Do I Have To Maintain Ties With My Brother Who Married Without Parental Consent?

Question:

My brother got married without my parent’s consent last year. My parent’s main objection to his marriage was the limited amount of time he had known the girl (under 1 month) and the fact that neither were financially stable to take on their own responsibilities. My father and our sisters have not spoken to my brother in about a year. Do I have to reach out to my brother to maintain ties of kinship with him and his wife?

Answer:

Wa ‘alaykum assalam wa rahmatullah wa barakatuh.

I pray you are well.

Yes, you need to maintain family ties with your brother. This is something highly emphasized in Islam. You should also slowly convince your family to do the same.

It is understandable that your parents may have wanted a more active role in his marriage, and his hasty approach may have upset them. However, ultimately, the Shari’a gave him the choice, and he made it. Is the matter so serious that it warrants not speaking to him again? What about his future children? What wrong did they do?

You should speak to your brother. Allah dislikes it when people sever family ties. Do it for Allah, and you will see a lot of good from it.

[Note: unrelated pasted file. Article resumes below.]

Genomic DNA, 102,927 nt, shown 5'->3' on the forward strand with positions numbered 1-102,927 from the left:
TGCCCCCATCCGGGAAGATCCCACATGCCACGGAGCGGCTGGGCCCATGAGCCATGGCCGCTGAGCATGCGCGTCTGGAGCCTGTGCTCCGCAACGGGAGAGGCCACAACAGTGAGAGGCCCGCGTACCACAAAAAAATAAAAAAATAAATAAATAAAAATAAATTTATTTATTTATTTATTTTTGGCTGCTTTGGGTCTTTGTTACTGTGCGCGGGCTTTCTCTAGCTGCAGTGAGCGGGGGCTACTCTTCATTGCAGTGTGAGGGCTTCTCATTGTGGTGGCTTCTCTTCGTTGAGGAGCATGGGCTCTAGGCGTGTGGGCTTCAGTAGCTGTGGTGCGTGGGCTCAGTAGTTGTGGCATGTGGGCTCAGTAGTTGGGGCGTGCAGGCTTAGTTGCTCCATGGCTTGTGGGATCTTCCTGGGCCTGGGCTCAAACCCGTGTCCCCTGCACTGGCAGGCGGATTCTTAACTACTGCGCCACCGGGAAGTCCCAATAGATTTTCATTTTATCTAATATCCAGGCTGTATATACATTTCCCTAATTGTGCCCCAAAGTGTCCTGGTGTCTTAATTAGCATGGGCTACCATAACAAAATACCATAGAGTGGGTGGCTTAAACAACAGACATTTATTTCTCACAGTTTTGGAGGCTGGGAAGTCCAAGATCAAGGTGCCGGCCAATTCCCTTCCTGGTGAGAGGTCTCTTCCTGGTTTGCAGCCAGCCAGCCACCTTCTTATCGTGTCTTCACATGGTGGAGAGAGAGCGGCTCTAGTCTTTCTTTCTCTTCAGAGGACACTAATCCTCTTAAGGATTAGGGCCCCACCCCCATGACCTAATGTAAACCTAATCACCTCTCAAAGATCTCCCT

It is also worth getting your brother to apologize to your parents. Yes, he was within his right to choose who to marry, but the process ended up hurting your parents. For that, he should apologize. Perhaps that will be the road to resolution.

Given the considerations in such cases, we urge you to please consult reliable local scholars or counselors about the specifics of the situation. Jazakum Allah khayr. May Allah facilitate all ease and good for you. 

 

May Allah facilitate the matter for you all.

[Shaykh] Abdul-Rahim Reasat

 

Checked and Approved by Shaykh Faraz Rabbani

Shaykh Abdul-Rahim Reasat began his studies in Arabic Grammar and Morphology in 2005. After graduating with a degree in English and History he moved to Damascus in 2007 where, for 18 months, he studied with many erudite scholars. In late 2008 he moved to Amman, Jordan, where he continued his studies for the next six years in Sacred Law (fiqh), legal theory (Usul al-fiqh), theology, hadith methodology, hadith commentary, and Logic. He was also given licenses of mastery in the science of Quranic recital and he was able to study an extensive curriculum of Quranic sciences, tafsir, Arabic grammar, and Arabic eloquence.